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One Day Author David Nicholls On How Walks in the Yorkshire Dales Inspired His New Book

One Day Author David Nicholls On How Walks in the Yorkshire Dales Inspired His New Book
April 2024
Reading time 3 Minutes

As well as being a bestselling author, David Nicholls is a keen walker. His latest novel, You Are Here, follows two strangers as they take on Wainwright's Coast to Coast and find love en route

Living North spoke to David to find out more.

The premise of You Are Here is wonderfully simple. ‘It’s a love story and it takes place on a long walk,’ says David. ‘I wanted to write the story of two people who get to know each other over a long distance,’ he continues. ‘They join their group of friends for a weekend’s walking. One of them is Michael, he’s a geography teacher from York. He strikes up a friendship with one of the others on the walk called Marni who’s up from London isn’t used to being outdoors.’ While the others cry off early, Marni and Michael decide to press on across the Dales and Moors to Robin Hood’s Bay. 

The novel alternates between the perspectives of its two protagonists and is incredibly, if occasionally excruciatingly, well observed. I particularly loved a chapter describing the discomfiting process of shopping for walking gear in full knowledge that your commitment to the outdoors in no way justifies the breathable, molecularly manipulated, waterproofing innovations that you are about to invest in. The other thing I loved is how plausible it felt. If two (somewhat romantically jaded) adults were going to fall in love in a week, it would be on a walking trip. ‘I think that there’s something very particular about the kind of conversations that you have if you’re with each other for seven, eight, nine hours of the day,’ David says. ‘It’s really easy to fall into open, relaxed conversation.

Robin Hood’s Bay

‘It’s much easier to talk to people like that than sitting opposite each other in a restaurant,’ he continues. ‘There’s something quite freeing about the kind of conversations you have on a long walk.’

In his own life, David primarily treats walking as a solitary pursuit, partly because he uses it as a way to clear his head for writing. ‘I go hiking a lot by myself. Every year I take a long walk,’ he says. His love of walking in Yorkshire began before he had ever been published. ‘I was working in Leeds as an actor and I used to like jumping on the train to Ilkley and walking on the moor,’ he says. ‘The longer walks are something I’ve been doing for about 10 years now.’

Walking was also integral to the writing process for Your Are Here. ‘I did the Coast to Coast myself,’ David confirms. ‘I liked the idea that the different stages of the story take place in very particular landscapes, so that you could point to a bend in the river and say “this is where they argue” and point to a mountain top and say “this is where they make each other laugh”. I liked the idea that you could lay it onto a map.’

Achieving this specificity was a labour of love. ‘I took a lot of photographs, I made a lot of notes,’ David says. ‘You’ve got this wonderful tool now, Google maps, so if you want to know how much you can see from a particular vantage point, how long you have to walk along the coast till you see Robin Hood’s Bay, you can usually find a photograph somewhere online that will remind you. The hotels and B&Bs and cafés along the way are entirely fictional,’ he clarifies, ‘but the landscape is very precise. You could act out the novel in real places.’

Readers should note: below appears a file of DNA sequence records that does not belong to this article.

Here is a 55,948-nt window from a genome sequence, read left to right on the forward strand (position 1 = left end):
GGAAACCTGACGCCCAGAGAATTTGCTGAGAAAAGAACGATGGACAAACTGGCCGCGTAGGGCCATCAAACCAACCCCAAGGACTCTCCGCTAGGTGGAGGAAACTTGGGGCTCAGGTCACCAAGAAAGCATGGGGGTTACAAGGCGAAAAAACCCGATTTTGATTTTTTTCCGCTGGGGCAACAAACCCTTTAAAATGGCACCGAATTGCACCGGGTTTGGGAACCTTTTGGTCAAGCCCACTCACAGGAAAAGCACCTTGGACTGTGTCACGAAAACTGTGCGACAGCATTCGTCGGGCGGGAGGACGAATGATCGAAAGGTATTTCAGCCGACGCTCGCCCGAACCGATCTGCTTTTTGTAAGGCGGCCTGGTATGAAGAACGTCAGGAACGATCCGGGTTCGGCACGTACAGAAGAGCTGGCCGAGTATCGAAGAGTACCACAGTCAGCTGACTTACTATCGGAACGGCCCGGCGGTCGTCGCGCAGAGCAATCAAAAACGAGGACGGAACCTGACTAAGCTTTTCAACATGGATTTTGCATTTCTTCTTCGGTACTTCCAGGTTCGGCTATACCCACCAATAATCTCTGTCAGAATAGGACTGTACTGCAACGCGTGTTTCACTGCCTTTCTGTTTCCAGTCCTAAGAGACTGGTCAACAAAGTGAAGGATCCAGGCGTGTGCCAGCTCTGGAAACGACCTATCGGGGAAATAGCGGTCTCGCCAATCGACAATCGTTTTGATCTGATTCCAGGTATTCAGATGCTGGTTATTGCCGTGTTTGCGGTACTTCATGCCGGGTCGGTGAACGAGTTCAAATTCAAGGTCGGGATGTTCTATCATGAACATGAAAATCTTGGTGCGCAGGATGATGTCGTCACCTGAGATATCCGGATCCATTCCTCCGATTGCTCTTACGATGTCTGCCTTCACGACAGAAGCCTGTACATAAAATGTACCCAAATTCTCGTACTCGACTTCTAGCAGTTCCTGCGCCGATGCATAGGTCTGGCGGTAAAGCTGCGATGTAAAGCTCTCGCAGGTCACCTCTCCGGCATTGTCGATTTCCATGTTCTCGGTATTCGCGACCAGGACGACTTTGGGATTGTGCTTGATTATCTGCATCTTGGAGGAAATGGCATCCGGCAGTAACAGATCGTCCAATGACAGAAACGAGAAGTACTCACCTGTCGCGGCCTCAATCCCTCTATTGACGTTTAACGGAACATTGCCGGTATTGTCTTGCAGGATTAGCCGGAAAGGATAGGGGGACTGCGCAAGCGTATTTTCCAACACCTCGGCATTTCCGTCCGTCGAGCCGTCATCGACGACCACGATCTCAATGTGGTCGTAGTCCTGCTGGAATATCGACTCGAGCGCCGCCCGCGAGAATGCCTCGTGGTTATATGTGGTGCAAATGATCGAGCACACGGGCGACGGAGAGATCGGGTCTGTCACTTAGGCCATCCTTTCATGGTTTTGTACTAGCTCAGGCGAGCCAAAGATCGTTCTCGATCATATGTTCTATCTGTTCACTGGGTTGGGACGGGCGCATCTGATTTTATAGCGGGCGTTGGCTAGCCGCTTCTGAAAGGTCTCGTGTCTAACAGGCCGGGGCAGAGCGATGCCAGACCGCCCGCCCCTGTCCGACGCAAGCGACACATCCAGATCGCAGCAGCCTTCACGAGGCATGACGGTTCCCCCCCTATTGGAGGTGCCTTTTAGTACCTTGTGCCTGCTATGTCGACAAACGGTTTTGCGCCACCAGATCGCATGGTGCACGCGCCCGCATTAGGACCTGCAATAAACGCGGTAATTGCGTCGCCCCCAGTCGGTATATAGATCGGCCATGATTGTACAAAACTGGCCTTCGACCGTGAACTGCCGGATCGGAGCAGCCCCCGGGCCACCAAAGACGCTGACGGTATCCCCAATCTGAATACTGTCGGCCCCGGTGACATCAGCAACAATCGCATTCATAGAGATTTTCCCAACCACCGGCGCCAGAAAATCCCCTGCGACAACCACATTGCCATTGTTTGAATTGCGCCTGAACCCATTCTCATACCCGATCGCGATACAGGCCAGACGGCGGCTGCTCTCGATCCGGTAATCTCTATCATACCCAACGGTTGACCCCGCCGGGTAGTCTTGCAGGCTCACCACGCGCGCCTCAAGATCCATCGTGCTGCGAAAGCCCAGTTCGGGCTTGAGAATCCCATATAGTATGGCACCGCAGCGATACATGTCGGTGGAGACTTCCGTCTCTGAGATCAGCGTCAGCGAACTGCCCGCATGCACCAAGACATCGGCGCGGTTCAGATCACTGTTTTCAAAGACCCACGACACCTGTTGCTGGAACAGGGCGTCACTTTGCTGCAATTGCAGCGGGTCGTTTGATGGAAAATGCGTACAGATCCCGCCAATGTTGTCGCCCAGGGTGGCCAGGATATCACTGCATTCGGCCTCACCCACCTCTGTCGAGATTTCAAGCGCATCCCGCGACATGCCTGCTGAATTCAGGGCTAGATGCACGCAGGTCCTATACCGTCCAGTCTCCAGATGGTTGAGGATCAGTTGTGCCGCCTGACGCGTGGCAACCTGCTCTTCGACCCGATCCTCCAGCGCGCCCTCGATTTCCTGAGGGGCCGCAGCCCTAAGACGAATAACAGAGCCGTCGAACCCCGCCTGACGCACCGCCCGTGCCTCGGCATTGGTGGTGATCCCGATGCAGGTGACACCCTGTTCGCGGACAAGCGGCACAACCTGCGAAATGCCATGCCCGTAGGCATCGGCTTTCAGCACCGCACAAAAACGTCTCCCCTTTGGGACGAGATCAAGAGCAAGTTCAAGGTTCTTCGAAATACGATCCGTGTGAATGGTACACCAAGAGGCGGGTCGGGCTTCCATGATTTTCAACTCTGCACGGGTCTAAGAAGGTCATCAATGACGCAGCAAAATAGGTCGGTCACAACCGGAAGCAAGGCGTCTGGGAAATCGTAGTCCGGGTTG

Netflix One Day

I ask him if he has a favourite point on the route, but he won’t be confined to one. ‘I think the North York Moors are really, really beautiful. Nine Standards Rigg is the point on the Pennines where Cumbria becomes Yorkshire, and that’s a really haunting and striking part of the country. There’s lots of it that I loved.’

He tells me that it has taken three years to finish the book, with the majority of time taken up by research before he got anywhere near beginning a draft. He was also waylaid by another notable project. ‘There was a big chunk in the middle where I had to stop because of my work on the Netflix series of One Day,’ he says. ‘That was very overwhelming and I had to put [other] work to one side for a little while.’

Alongside his career as a novelist, David also has a successful career as a screenwriter (in 2019 he won a Bafta for his adaptation of Patrick Melrose with Benedict Cumberbatch) so it was unsurprising to see him credited as a writer and executive producer on the much-lauded Netflix series. However, David is quick to qualify his contribution. ‘I only wrote one episode, so I’m very aware that most of the credit goes to Nicole [Taylor] who is the main writer,’ he says. ‘I was very much involved with it, but more in a supervising, advisory way. We had some wonderful directors and an incredible cast and great writers working on it. I got involved in the edit and the casting and the script editing, and that was a really happy way of working. I loved it.’

The Monday following the show’s release, a significant portion of the Living North office (myself included) arrived at work having spent the previous evening sobbing in front of the TV, so I ask if he’s felt the impact of the buzz (or anguish?) surrounding the show. ‘It only affects me if I’m online,’ he says. ‘It’s quite hard to withdraw from that and get back to work, which is what I need to do. That’s another reason why I’m desperate to walk again.

‘Just before the publicity for One Day started, I went for an amazing walk called the Dales High Way which goes all the way from Shipley up to the edge of Cumbria – that was absolutely stunning. I really want to do something like that again.’

You Are Here by David Nicholls, £20 Hodder & Stoughton, on sale 23rd April

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